bacteriophage

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bacteriophage

 [bak-te´re-o-fāj″]
a virus that destroys bacteria by lysis; several varieties exist, and usually each attacks only one kind of bacteria. Certain types attach themselves to the cell membrane of the bacterium and instill a charge of DNA into the cytoplasm. DNA carries the genetic code of the virus, so that rapid multiplication of the virus takes place inside the bacterium. The growing viruses act as parasites, using the metabolism of the bacterial cell for growth and development. Eventually the bacterial cell bursts, releasing many more viruses capable of destroying similar bacteria. Called also bacterial virus. adj., adj bacteriopha´gic.

With some bacteria, notably those of the Streptococcus family, infection by certain phages can dramatically alter pathogenicity, converging previously innocuous microbes into deadly pathogenic strains. The so-called “flesh-eating” viruses are a striking example. They are relatively harmless bacteria until new geletic material is incorporated via a phage or plasmid.
temperate bacteriophage one whose genetic material (prophage) becomes an intimate part of the bacterial genome, persisting and being reproduced through many cell division cycles; the affected bacterial cell is known as a lysogenic bacterium.

bac·te·ri·o·phage

(bak-tēr'ē-ō-fāj), Avoid the mispronunciation bak-te'rē-ō-fahzh. Avoid the misspelling and mispronunciation bacterialphage.
A virus with specific affinity for bacteria. Bacteriophages have been found in association with nearly all groups of bacteria, including the Cyanobacteria; like other viruses they contain either (but never both) RNA or DNA and vary in structure from the seemingly simple filamentous bacterial virus to relatively complex forms with contractile "tails"; their relationships to the host bacteria are highly specific and, as in the case of temperate bacteriophage, may be genetically intimate. Bacteriophages are named after the bacterial species, group, or strain for which they are specific, for example, corynebacteriophage, coliphage; a number of families are recognized and have been assigned provisional names: Corticoviridae, Cystoviridae, Fuselloviridae, Inoviridae, Leviviridae, Lipothrixviridae, Microviridae, Myoviridae, Plasmaviridae, Podoviridae, Styloviridae, and Tectiviridae.
See also: coliphage.
Synonym(s): phage
[bacterio- + G. phagō, to eat]

bacteriophage

(băk-tîr′ē-ə-fāj′)
n.
A virus that infects and lyses certain bacteria.

bac·te′ri·o·phag′ic (-făj′ĭk) adj.
bac·te′ri·oph′a·gy (-ŏf′ə-jē) n.

bac·te·ri·o·phage

(bak-tēr'ē-ō-fāj)
A virus with specific affinity for bacteria. Bacteriophages have been found in essentially all groups of bacteria; like other viruses they contain either RNA or DNA (but never both) and vary in structure from simple to complex; their relationships to host bacteria are specific and may be genetically intimate. Bacteriophages are named after the bacterial species, group, or strain for which they are specific, e.g., corynebacteriophage, coliphage.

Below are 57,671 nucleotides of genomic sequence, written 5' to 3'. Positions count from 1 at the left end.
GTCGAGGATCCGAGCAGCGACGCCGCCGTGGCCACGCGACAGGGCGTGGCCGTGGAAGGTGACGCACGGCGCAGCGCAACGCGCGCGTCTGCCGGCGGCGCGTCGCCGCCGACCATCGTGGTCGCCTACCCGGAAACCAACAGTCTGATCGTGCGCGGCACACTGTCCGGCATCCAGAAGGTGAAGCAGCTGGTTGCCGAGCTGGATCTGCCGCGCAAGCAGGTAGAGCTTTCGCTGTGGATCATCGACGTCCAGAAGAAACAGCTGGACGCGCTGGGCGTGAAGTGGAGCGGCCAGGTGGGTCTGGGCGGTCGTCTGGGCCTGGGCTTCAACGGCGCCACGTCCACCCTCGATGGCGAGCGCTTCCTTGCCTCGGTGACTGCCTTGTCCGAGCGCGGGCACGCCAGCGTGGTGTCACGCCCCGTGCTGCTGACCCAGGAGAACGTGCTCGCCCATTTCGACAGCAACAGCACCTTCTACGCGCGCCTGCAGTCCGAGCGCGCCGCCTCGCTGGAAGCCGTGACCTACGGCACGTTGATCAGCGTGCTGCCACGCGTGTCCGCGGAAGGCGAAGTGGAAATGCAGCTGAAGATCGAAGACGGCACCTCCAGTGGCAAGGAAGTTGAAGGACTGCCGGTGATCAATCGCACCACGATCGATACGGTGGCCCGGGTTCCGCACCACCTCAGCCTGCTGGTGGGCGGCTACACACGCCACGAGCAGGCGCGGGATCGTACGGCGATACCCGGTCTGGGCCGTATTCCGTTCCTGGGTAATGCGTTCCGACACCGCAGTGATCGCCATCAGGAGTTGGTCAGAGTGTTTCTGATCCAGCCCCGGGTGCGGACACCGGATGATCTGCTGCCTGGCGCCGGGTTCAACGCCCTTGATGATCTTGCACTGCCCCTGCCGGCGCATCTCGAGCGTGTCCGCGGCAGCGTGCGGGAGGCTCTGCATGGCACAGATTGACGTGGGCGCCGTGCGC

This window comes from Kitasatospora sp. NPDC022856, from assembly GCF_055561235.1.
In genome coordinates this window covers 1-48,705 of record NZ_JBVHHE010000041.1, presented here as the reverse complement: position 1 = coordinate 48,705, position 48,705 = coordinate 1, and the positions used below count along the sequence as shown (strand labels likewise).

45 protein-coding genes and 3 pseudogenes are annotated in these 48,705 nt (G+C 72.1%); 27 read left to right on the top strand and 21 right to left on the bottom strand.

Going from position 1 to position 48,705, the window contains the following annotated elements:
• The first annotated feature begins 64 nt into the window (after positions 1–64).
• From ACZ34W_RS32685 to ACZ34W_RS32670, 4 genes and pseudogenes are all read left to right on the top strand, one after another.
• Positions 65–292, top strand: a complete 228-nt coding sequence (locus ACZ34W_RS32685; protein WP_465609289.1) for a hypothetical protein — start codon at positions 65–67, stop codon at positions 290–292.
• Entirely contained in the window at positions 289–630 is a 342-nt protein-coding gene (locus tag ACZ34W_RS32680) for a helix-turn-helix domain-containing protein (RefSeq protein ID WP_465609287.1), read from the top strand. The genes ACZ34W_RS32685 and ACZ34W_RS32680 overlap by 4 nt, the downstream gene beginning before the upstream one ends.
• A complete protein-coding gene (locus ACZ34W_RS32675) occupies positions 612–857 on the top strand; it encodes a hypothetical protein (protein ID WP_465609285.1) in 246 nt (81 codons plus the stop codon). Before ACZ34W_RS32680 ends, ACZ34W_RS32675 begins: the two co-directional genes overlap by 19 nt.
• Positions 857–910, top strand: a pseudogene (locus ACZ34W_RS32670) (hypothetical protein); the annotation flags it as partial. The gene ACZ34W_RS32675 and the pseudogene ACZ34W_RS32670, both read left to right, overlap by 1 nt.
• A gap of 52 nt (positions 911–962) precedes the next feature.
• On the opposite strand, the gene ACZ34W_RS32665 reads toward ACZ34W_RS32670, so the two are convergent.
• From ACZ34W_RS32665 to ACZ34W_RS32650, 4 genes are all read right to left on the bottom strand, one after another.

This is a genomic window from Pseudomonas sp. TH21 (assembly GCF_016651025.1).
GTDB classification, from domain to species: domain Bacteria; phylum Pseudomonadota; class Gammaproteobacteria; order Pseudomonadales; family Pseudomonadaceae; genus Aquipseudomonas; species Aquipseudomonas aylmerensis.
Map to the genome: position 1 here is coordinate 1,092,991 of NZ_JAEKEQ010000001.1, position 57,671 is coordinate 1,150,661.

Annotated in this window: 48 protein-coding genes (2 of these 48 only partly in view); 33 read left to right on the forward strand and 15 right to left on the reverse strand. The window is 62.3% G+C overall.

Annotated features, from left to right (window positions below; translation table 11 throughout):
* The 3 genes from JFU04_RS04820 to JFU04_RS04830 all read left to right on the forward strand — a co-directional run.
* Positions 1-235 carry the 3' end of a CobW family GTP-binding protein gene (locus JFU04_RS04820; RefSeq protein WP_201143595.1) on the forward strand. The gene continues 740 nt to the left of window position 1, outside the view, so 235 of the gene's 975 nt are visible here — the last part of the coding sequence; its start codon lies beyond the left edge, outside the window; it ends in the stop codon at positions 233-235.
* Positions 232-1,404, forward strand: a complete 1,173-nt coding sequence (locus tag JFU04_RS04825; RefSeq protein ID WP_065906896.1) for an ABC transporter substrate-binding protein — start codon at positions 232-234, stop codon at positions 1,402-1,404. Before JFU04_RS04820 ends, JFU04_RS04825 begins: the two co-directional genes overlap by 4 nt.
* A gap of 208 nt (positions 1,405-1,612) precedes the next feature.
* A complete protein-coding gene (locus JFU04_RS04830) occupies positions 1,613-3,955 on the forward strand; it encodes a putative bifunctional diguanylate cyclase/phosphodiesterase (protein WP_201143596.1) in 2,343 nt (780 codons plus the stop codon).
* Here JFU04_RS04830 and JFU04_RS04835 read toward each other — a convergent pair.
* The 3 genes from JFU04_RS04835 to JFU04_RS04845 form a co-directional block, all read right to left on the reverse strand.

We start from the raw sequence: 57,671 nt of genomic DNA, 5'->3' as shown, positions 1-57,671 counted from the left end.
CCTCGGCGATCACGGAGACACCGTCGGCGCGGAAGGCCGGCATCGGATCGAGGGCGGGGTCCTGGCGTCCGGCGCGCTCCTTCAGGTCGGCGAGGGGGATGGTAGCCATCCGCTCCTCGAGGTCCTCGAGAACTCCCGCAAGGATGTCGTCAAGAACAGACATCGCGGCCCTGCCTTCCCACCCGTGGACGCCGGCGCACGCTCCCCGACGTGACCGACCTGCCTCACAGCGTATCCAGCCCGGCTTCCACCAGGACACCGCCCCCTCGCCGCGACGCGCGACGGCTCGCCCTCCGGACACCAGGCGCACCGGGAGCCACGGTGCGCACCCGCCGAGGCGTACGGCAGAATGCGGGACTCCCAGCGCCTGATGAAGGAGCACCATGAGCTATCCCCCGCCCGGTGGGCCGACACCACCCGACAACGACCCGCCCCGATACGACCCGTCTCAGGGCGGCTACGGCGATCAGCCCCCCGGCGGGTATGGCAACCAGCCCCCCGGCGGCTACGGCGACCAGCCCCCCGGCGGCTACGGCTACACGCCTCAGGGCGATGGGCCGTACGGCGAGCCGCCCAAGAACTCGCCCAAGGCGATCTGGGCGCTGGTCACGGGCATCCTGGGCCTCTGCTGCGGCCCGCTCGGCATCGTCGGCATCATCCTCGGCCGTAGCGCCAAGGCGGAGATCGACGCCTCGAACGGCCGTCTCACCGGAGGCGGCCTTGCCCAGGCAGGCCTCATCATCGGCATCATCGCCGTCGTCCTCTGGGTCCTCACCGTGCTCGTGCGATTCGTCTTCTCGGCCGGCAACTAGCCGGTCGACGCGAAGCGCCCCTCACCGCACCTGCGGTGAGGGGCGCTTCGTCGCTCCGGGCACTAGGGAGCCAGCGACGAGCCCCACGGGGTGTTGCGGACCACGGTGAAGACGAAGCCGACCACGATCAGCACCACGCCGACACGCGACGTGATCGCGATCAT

See also: coliphage
Synonym(s): phage.
[bacterio- + G. phagō, to eat]

bacteriophage

or

phage

a VIRUS that attacks BACTERIA. Bacteriophage literally means ‘bacterium-eater’. Each bacteriophage may infect one or a few strains or species of bacteria. Broadly, bacteriophages can be classified as VIRULENT or TEMPERATE. The bacteriophages are a very heterogeneous group. Some are small and icosahedral, for example π X174, others are simple filaments, for example M13, whilst many are more complex with a polyhedral head and a tail, for example T-phages.

Others have no definite shape but are pleomorphic. The table below presents some examples of representative bacteriophages. Many bacteriophages are composed of a PROTEIN coat and the NUCLEIC ACID of the CHROMOSOME; however, some also have a LIPID component. The nucleic acid may be DNA or RNA, hence the names DNA or RNA phages respectively. The nucleic acid may be double-stranded or single-stranded. Bacteriophage DNA molecules are often used as cloning VECTORS in GENETIC ENGINEERING. See also LYTIC CYCLE, LYSOGENY, PLAQUE, TRANSDUCTION, GENERALIZED TRANSDUCTION and SPECIALIZED TRANSDUCTION.

bac·te·ri·o·phage

(bak-tēr'ē-ō-fāj)
A virus with specific affinity for bacteria; found in essentially all groups of bacteria; like other viruses, they contain either RNA or DNA (but never both) and vary in structure from simple to complex; their relationships to host bacteria are specific and may be genetically intimate.
Synonym(s): phage.
[bacterio- + G. phagō, to eat]
References in periodicals archive ?
Lee, "Facile patterning of genetically engineered M13 bacteriophage for directional growth of human fibroblast cells," Soft Matter, vol.
The combination of MALDI-MS and the Sanger sequencing method has been used for M13 bacteriophage DNA, with sequence being determined for DNA as much as 35 bases long [12].
The virus, called M13 bacteriophage, consists of an outer coat of protein surrounding an inner core of genes.